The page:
Improving Brewhouse Efficiency by Adjusting Mash Thickness and Lauter and Sparge Volumes

MBAA TQ http://dx.doi.org/10.1094/TQ-54-2-0329-01 | VIEW ARTICLE
 
Eddie Gutierrez and Drew Russey. Saint Arnold Brewing Company, Houston, TX, U.S.A.
 
Abstract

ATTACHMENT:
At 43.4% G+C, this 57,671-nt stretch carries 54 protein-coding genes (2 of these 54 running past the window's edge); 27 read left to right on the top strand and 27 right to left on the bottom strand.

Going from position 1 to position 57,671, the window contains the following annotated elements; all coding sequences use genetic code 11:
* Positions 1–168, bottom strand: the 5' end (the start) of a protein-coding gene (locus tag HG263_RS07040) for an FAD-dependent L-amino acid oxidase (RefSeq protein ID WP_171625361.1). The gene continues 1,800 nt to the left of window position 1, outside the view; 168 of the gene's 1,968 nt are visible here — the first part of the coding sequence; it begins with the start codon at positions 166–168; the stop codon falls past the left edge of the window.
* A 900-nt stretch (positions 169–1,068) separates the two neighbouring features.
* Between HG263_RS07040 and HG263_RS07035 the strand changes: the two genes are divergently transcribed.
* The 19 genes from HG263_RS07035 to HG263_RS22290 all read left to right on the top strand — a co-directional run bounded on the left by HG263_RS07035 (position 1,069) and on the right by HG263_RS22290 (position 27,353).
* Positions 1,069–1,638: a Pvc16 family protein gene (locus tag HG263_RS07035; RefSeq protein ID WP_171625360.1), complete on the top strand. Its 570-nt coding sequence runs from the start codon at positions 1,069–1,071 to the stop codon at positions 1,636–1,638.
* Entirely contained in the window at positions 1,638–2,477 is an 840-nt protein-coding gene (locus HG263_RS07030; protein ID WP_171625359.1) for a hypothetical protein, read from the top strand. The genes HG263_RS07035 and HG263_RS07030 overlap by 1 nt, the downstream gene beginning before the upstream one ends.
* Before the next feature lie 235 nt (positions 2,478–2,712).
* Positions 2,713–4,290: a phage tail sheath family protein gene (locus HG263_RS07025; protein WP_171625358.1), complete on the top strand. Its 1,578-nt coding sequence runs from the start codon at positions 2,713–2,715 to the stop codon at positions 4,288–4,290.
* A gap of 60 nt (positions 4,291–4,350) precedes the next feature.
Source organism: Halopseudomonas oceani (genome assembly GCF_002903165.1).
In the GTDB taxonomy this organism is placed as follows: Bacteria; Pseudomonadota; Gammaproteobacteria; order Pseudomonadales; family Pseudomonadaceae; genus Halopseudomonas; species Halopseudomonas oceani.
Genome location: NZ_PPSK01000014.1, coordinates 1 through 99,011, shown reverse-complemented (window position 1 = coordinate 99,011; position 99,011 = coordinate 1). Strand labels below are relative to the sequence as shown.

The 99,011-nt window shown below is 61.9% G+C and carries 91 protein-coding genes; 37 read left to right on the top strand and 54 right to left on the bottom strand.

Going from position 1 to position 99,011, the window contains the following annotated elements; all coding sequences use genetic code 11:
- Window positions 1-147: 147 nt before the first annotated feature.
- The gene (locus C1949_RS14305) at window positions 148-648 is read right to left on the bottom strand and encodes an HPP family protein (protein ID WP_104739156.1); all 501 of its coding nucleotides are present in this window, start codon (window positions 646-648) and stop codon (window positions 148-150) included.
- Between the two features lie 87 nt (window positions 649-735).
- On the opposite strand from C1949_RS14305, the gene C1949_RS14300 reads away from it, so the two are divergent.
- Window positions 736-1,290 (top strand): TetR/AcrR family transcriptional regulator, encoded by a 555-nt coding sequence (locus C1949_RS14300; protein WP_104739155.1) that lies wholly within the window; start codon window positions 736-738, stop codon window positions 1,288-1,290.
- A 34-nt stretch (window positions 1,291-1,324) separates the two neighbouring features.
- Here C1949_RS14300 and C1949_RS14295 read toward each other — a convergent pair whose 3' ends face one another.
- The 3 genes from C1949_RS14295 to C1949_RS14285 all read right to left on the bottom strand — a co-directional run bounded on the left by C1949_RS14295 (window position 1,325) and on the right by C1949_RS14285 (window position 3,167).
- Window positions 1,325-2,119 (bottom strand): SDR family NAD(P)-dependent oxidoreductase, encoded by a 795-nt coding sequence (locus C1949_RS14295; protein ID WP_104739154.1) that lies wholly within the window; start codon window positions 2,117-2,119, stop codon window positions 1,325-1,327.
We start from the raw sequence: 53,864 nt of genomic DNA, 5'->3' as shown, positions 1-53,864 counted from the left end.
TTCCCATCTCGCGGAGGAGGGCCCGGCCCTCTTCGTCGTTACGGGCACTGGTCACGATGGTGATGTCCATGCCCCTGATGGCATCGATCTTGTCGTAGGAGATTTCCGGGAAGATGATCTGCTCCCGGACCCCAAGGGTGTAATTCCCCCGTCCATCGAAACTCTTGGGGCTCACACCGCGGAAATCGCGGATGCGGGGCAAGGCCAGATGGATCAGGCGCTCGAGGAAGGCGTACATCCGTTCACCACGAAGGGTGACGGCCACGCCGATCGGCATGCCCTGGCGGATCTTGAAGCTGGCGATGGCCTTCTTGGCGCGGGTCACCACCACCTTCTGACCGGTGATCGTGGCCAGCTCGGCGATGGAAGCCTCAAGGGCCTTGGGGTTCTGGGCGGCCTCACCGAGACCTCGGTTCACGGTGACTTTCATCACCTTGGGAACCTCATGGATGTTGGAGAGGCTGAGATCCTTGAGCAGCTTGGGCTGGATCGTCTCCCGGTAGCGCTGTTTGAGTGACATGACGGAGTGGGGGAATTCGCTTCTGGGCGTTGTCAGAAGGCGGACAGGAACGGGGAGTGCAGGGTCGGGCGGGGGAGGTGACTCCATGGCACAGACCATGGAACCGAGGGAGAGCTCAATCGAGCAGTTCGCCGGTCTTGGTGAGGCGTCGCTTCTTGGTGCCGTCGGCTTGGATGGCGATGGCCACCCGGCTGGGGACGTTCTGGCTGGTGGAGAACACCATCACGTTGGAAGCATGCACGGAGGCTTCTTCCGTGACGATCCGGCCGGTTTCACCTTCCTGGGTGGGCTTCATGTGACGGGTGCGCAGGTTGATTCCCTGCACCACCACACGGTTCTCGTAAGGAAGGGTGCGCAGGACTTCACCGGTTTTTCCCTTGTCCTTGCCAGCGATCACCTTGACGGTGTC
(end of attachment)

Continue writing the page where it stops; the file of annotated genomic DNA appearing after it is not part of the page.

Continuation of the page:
The nuances of every brewhouse are unique, and thus every brewery faces unique challenges in optimizing their brewhouse processes. However, improving brewhouse efficiency is a worthwhile and profitable goal because it can lower raw material usage, save time, and ultimately save money without decreasing quality. Brewhouse efficiency improvement work often focuses on the malt milling process to create an ideal grist composition and mill setting. This study acknowledges the results of this practice and investigates the benefits of varying mash thickness and managing liquor and lauter running volumes to further improve brewhouse efficiency without increasing lauter time in both single and double-mash brewing. The study focuses on two cases in particular. The first is a single-mash beer with original gravity of 15.4°P, and the second is a double-mash beer with original gravity of 23.8°P. Double-mash beers traditionally have no sparge and require two mashes and lauters to get to boil kettle full volume with gravity close to 23°P. All experiments were conducted on a 140 bbl BrauKon refurbished brewhouse with BrauControl automation and used the records from unaltered batches from the previous year as the control. Brewhouse efficiency was increased by adjusting mash thickness, liquor volume, and lauter running volume during the brewing process, resulting in reduced malt usage and accelerated lauter times. The successful process improvements were combined and adopted as the new standard practices for the brewing methods of the two beers.